Northeastern University Dining Services Blog

Wednesday, July 1, 2015

Who determines what is healthy?

Wednesday, July 1, 2015 | 9:00 AM Posted by Northeastern Dining , , , , No comments
If news that the FDA recently asked KIND to stop referring to their bars as “healthy” has you confused, you are not alone. With ingredients like nuts and fruit that nutrition experts consistently encourage, it may seem odd that they wouldn’t be healthy. So, what is the FDA saying?

Why is the FDA involved?
The FDA, or Food and Drug Administration, is responsible for protecting the public health by assuring that foods (except for meat from livestock, poultry and some egg products which are regulated by the USDA) are safe, wholesome, sanitary and properly labeled. Under its role to ensure that foods are properly labeled, FDA regulates the use of health claims on foods, including the term “healthy.”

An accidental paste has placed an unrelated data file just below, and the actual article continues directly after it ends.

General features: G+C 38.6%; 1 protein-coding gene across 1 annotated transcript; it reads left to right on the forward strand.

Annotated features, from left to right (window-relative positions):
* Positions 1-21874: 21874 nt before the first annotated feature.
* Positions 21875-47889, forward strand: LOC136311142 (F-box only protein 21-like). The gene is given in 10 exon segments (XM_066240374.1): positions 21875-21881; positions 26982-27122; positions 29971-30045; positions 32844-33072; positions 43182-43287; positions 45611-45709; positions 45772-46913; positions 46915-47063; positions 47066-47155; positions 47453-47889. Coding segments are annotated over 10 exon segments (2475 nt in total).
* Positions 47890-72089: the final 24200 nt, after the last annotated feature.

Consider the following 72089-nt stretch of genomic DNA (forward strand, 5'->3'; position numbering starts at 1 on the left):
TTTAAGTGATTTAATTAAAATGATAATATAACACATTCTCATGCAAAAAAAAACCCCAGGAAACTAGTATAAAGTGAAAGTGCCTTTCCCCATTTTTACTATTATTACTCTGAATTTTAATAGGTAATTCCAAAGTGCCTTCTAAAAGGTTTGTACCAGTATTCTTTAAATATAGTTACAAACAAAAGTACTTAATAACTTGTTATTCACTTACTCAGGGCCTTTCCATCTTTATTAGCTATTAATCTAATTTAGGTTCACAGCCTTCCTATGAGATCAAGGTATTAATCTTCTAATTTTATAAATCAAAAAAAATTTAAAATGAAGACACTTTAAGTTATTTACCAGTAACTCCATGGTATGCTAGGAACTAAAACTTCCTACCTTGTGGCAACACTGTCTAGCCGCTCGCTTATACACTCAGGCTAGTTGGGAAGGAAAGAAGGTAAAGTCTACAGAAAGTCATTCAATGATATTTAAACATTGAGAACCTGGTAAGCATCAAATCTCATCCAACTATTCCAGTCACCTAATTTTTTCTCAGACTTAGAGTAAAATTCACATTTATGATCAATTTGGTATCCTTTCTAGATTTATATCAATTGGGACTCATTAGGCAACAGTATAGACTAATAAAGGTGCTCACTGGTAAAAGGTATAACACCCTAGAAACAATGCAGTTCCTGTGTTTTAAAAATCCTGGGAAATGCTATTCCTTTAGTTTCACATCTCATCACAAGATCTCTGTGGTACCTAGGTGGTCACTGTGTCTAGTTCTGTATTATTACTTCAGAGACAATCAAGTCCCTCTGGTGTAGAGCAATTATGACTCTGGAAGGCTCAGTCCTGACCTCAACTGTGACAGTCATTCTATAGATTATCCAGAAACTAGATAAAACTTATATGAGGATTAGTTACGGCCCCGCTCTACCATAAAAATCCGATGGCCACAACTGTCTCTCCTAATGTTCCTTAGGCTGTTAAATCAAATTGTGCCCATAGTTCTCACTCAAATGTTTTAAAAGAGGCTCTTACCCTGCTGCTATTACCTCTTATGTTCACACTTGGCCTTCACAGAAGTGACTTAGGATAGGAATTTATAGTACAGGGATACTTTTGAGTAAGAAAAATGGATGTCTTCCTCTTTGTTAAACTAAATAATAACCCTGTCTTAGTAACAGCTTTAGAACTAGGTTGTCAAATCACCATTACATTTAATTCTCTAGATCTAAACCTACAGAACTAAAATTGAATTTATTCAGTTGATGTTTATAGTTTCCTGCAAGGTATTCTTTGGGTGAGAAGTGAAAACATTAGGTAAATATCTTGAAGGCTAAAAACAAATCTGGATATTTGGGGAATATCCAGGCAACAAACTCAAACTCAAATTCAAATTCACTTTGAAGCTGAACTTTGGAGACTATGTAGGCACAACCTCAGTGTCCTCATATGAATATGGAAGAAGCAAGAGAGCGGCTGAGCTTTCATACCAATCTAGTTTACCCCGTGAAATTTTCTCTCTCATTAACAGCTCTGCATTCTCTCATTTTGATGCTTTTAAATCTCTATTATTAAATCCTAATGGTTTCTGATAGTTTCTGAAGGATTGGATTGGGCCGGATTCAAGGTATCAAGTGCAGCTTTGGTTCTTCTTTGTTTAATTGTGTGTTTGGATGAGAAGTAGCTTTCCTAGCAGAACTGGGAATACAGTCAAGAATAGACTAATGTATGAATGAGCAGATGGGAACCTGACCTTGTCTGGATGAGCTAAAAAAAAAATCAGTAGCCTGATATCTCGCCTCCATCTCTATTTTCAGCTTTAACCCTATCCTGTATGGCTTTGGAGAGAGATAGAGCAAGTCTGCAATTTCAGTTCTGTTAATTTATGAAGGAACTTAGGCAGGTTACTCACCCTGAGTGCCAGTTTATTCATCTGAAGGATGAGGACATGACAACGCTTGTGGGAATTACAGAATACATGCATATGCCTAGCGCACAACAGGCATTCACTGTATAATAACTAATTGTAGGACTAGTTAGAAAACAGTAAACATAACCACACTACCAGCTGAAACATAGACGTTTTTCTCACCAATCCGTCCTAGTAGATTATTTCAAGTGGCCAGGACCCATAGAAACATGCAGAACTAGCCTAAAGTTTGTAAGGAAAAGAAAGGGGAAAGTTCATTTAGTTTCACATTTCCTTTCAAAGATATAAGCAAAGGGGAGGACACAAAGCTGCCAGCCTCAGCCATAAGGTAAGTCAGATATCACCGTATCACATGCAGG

What does “healthy” mean to the FDA?
Most nutrition experts will tell you that being healthy is about eating a variety of good foods. Defining one food as healthy or not within the context of an overall diet can be complicated. To make sure that the term is applied to foods consistently, the FDA has a very specific definition of “healthy” that includes limits on total fat, saturated fat, cholesterol and sodium as well as a requirement that a certain amount of beneficial nutrients like vitamins, minerals or fiber be present. If a food does not meet these requirements, it is not legally allowed to be called “healthy.”

Bottom Line
In the case of KIND, the FDA determined that some of their bars did not meet the requirements for use of the term “healthy.” They also found additional misbranding issues as they relate to nutrient content and other health claims. KIND has stated that they will correct their labeling issues and stands behind the quality and safety of their products. Does any of this mean that KIND bars, or other foods that don’t meet the FDA definition of “healthy” cannot be part of a healthful diet? Absolutely not. Consistency in labeling is important, but so is eating a variety of nutrient rich foods, including fruit and nuts.

1. U.S. Food and Drug Administration.
2. FDA Warning letter to KIND, LLC 3/17/15.
3. KIND Blog: A note to our community.

Written by Jennifer M. Ignacio, MS, RD.
July 2015